Yorme and the ‘’wag dugyot’ factor
“Dignity as we crawl out of poverty.” That will be the essence of the narrative of Mayor Isko Moreno that will win the hearts and minds of the Filipino voters, especially the poor, in the May 2022 elections. It is not the housing, hospitals, roads, and bridges that the government provides, but the platform they provide for respectability and humane treatment, that the downtrodden folk desire most of all. It is as if, as Yorme moves around the esquinitas and talipapas of the city, there is a video of his humble beginnings playing in his mind.
This ‘’wag dugyot’ narrative is the authentic message that will resonate with the people in the coming elections, and anything else is “boring”—irrelevant, repetitive, unredeeming. In yesterday’s announcement of his candidacy, Yorme took a dig at the administration, saying, “Kahit na ako ay naging busabos, hindi ako naging bastos. Naging marumi man ang katawan ko, hindi kinailangang sabunin ang bibig ko.” Yorme is using innuendo to contrast himself with the incumbent while skillfully postponing the inevitable frontal and intense war of attrition.
The winning narrative of the Isko Moreno run for the presidency is encapsulated in the housing project he built in Baseco, Tondo, aptly named the Basecommunity. There are 229 units, each one 42 square meters, on site. For our Ateneo transformative urban resettlement team, this means a lot. Having studied over 40 resettlement areas for ISFs (informal settler families) all over the country, we know how difficult it is to provide on-site housing. Our research team visited Baseco in 2018 to interview the intended beneficiaries of the government’s on-site housing program. One in three did not have a job. Average family income was only P6,000. Out of 30 residents, only three had some college education. Most came from other parts of Manila, but some came from as far away as Lanao del Norte, Cebu, Samar, and Leyte.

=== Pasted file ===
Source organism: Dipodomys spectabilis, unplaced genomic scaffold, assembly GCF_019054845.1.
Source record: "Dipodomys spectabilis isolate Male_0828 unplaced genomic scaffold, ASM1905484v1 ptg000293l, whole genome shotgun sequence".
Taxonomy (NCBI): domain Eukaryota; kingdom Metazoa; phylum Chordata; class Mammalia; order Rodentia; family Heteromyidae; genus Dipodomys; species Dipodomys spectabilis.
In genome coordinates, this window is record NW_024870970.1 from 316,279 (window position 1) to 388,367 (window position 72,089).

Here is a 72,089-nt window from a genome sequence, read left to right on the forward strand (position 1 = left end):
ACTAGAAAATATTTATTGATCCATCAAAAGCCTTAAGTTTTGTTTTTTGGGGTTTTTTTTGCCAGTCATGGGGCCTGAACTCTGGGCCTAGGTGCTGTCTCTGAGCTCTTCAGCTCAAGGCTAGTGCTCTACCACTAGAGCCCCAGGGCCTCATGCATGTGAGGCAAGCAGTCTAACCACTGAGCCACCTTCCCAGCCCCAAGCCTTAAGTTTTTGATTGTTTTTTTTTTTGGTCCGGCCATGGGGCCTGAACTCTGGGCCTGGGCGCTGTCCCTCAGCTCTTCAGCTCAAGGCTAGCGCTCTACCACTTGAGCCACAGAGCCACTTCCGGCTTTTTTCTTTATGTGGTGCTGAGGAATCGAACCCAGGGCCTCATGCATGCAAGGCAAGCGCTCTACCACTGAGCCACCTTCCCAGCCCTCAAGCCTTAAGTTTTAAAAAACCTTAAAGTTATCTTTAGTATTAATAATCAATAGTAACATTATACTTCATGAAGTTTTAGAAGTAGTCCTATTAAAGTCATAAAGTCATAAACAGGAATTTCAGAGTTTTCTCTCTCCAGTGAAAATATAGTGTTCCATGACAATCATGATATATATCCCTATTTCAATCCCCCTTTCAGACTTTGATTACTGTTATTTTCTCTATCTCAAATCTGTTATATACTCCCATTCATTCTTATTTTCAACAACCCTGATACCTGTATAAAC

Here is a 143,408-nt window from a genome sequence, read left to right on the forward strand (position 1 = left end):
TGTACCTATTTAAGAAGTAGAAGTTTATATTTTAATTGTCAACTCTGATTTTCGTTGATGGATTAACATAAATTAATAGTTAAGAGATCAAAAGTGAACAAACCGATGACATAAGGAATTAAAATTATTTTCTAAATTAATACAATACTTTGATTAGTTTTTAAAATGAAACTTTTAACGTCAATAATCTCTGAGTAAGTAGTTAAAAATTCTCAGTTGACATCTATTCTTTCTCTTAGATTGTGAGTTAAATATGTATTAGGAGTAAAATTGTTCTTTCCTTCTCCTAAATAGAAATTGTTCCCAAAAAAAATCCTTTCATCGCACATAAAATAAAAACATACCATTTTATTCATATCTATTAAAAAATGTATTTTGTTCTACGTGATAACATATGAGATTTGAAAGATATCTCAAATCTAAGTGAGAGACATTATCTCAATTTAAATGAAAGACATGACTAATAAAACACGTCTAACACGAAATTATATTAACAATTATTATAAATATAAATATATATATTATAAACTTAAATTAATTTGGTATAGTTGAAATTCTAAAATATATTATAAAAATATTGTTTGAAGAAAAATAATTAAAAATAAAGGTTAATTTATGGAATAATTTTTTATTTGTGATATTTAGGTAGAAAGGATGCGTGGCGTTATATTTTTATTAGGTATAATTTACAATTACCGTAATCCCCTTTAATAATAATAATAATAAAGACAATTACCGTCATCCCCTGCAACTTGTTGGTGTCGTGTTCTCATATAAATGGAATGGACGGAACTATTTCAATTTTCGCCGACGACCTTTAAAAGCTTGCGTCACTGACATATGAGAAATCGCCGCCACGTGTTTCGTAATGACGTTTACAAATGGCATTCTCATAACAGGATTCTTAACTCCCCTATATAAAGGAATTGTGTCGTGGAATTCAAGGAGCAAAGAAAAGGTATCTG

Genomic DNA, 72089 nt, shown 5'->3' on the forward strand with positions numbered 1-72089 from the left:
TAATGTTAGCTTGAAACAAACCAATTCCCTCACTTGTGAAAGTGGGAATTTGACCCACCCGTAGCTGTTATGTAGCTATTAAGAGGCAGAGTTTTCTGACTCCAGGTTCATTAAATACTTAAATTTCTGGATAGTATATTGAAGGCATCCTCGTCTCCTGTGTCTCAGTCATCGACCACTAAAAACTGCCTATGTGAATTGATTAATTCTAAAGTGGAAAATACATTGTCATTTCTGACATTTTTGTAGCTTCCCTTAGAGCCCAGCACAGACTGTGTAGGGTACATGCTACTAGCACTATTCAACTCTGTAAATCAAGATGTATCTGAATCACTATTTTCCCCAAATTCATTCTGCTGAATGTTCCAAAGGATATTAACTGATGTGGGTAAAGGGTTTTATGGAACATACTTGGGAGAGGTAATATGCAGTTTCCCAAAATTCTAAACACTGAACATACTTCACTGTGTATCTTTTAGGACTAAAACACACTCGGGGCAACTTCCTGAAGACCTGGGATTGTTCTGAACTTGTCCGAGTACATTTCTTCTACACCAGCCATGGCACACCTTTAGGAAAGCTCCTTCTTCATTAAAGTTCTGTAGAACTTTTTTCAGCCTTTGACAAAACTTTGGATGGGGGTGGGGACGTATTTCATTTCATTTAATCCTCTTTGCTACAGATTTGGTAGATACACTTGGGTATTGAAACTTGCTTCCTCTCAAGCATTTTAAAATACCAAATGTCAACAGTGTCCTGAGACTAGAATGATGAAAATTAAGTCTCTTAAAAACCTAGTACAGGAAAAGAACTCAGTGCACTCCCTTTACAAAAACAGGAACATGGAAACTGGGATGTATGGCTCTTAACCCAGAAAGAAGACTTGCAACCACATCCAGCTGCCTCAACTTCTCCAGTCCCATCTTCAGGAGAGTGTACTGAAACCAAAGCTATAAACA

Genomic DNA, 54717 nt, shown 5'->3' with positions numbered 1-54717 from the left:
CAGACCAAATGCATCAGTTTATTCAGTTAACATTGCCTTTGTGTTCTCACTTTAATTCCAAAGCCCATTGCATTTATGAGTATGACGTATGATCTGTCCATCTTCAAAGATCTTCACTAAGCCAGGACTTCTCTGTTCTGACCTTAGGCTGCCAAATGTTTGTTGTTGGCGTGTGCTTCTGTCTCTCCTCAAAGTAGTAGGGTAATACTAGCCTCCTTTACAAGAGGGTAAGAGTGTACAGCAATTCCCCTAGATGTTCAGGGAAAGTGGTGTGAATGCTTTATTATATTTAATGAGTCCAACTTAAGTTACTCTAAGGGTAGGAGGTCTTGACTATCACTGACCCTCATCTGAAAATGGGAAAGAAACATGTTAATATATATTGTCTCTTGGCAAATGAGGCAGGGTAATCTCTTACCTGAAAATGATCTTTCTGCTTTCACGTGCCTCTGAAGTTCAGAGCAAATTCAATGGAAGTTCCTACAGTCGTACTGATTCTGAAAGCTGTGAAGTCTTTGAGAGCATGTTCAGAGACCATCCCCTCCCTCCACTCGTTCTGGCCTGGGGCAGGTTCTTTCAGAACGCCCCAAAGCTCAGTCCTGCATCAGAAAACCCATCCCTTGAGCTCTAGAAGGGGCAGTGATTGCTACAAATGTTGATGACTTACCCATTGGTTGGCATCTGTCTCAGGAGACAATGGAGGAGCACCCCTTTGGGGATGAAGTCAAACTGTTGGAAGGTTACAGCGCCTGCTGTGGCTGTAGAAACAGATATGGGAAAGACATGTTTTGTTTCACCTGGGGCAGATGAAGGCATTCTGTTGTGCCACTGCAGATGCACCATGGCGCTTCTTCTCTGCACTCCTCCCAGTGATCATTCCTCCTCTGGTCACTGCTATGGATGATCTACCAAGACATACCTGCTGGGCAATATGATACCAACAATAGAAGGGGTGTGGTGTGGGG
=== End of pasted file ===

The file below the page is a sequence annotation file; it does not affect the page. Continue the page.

We learned that building houses in the Baseco area was a challenge, not only because of the lack of space but also because the ground was too soft to admit more than two-floor buildings. The 229-complex that Mayor Isko built and turned over to poor beneficiaries in record time is, in our vast experience on ISF resettlement, remarkable.
Mayor Isko is fond of talking about prototypes. Indeed, he banks on the demonstration effect of his three-year term as mayor of Manila. Apart from the Basecommunity, there is also the 344-bed Manila COVID-19 Field Hospital at the Quirino Grandstand. Manila has also distributed 100,398 tablets to students of public schools in the city and 11,000 laptops with pocket Wi-Fi to public school teachers. Most visible, of course, has been Mayor Isko’s COVID-19 response: 2,134,696 COVID-19 vaccines, 891,992 of them as second doses, administered by the first week of this month.
Will these be sufficient? They should be. He is still building prototypes, like Tondominium 1 and Tondominium 2 to be completed within the year, and Binondominium by January 2022. There will be more 300-unit buildings—San Sebastian Residences, San Lazaro Residences, and Pedro Gil Residences. A seventh Manila hospital is also planned. Vice Mayor Honey Lacuna is already primed to continue these projects.
Isko Moreno’s announcement yesterday marked a brilliant streak. He joined the Aksyon Demokratiko on Aug. 4 and was elected head of Aksyon on Aug. 12. Samira Gutoc, a much-respected civic leader and advocate for women and “bakwits,” also joined Aksyon’s national executive board. Rep. Edgar Erice, a stalwart of the Liberal Party, joined Aksyon on Sept. 20. Moreno chose Dr. Willie Ong, a highly respected, social media-savvy health advocate, as his vice presidential running mate on Wednesday. Shortly after, Sen. Ralph Recto and Rep. Vilma Santos-Recto endorsed the candidacy of Yorme, adding that Rep. Recto might run as a senator in Yorme’s slate.
Isko Moreno is deliberate, resolute, and focused. In time, people will understand why Willie Ong was chosen to be his right-hand man. To Yorme, this is a matter not only of providing medical solutions, but more importantly, communicating as widely and effectively as possible to the people what, and how, collective action needs to be taken over the long haul.
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